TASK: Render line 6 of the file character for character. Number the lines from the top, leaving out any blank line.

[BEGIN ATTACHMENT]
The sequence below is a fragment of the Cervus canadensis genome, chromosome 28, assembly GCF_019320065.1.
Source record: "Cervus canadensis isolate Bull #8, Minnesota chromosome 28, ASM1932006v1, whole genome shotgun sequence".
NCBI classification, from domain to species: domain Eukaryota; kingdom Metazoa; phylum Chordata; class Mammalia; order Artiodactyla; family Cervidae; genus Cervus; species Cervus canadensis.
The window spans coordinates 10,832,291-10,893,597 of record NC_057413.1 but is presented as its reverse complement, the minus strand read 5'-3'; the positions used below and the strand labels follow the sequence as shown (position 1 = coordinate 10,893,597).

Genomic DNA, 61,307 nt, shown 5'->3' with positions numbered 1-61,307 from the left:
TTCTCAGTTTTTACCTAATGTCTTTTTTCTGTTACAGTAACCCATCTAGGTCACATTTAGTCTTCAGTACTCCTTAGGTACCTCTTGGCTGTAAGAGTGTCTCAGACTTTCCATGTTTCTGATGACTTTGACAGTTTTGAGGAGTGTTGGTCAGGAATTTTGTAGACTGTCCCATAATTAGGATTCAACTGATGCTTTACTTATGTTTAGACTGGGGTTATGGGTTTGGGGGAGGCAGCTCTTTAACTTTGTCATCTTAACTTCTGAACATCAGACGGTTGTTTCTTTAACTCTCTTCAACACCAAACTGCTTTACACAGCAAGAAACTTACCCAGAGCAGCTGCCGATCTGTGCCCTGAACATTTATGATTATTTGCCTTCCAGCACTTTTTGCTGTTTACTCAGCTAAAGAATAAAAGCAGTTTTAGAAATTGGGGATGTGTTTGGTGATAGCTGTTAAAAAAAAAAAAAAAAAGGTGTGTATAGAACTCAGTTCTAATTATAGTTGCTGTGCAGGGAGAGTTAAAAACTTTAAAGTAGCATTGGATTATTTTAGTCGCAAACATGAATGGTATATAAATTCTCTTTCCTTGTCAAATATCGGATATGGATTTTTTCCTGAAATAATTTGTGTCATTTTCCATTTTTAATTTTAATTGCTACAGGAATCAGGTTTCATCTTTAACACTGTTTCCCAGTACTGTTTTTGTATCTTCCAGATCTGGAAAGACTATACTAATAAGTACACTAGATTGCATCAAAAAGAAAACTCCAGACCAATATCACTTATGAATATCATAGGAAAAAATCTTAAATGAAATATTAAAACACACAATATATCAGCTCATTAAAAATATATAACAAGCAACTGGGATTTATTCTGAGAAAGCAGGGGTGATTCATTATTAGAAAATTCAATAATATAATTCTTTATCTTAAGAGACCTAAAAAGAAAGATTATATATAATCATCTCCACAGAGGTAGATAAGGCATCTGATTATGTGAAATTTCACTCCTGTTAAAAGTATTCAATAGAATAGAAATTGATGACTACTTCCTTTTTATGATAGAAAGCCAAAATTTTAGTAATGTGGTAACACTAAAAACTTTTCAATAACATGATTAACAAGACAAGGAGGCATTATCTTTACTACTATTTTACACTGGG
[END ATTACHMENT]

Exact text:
TTCTCAGTTTTTACCTAATGTCTTTTTTCTGTTACAGTAACCCATCTAGGTCACATTTAGTCTTCAGTACTCCTTAGGTACCTCTTGGCTGTAAGAGTGTCTCAGACTTTCCATGTTTCTGATGACTTTGACAGTTTTGAGGAGTGTTGGTCAGGAATTTTGTAGACTGTCCCATAATTAGGATTCAACTGATGCTTTACTTATGTTTAGACTGGGGTTATGGGTTTGGGGGAGGCAGCTCTTTAACTTTGTCATCTTAACTTCTGAACATCAGACGGTTGTTTCTTTAACTCTCTTCAACACCAAACTGCTTTACACAGCAAGAAACTTACCCAGAGCAGCTGCCGATCTGTGCCCTGAACATTTATGATTATTTGCCTTCCAGCACTTTTTGCTGTTTACTCAGCTAAAGAATAAAAGCAGTTTTAGAAATTGGGGATGTGTTTGGTGATAGCTGTTAAAAAAAAAAAAAAAAAGGTGTGTATAGAACTCAGTTCTAATTATAGTTGCTGTGCAGGGAGAGTTAAAAACTTTAAAGTAGCATTGGATTATTTTAGTCGCAAACATGAATGGTATATAAATTCTCTTTCCTTGTCAAATATCGGATATGGATTTTTTCCTGAAATAATTTGTGTCATTTTCCATTTTTAATTTTAATTGCTACAGGAATCAGGTTTCATCTTTAACACTGTTTCCCAGTACTGTTTTTGTATCTTCCAGATCTGGAAAGACTATACTAATAAGTACACTAGATTGCATCAAAAAGAAAACTCCAGACCAATATCACTTATGAATATCATAGGAAAAAATCTTAAATGAAATATTAAAACACACAATATATCAGCTCATTAAAAATATATAACAAGCAACTGGGATTTATTCTGAGAAAGCAGGGGTGATTCATTATTAGAAAATTCAATAATATAATTCTTTATCTTAAGAGACCTAAAAAGAAAGATTATATATAATCATCTCCACAGAGGTAGATAAGGCATCTGATTATGTGAAATTTCACTCCTGTTAAAAGTATTCAATAGAATAGAAATTGATGACTACTTCCTTTTTATGATAGAAAGCCAAAATTTTAGTAATGTGGTAACACTAAAAACTTTTCAATAACATGATTAACAAGACAAGGAGGCATTATCTTTACTACTATTTTACACTGGG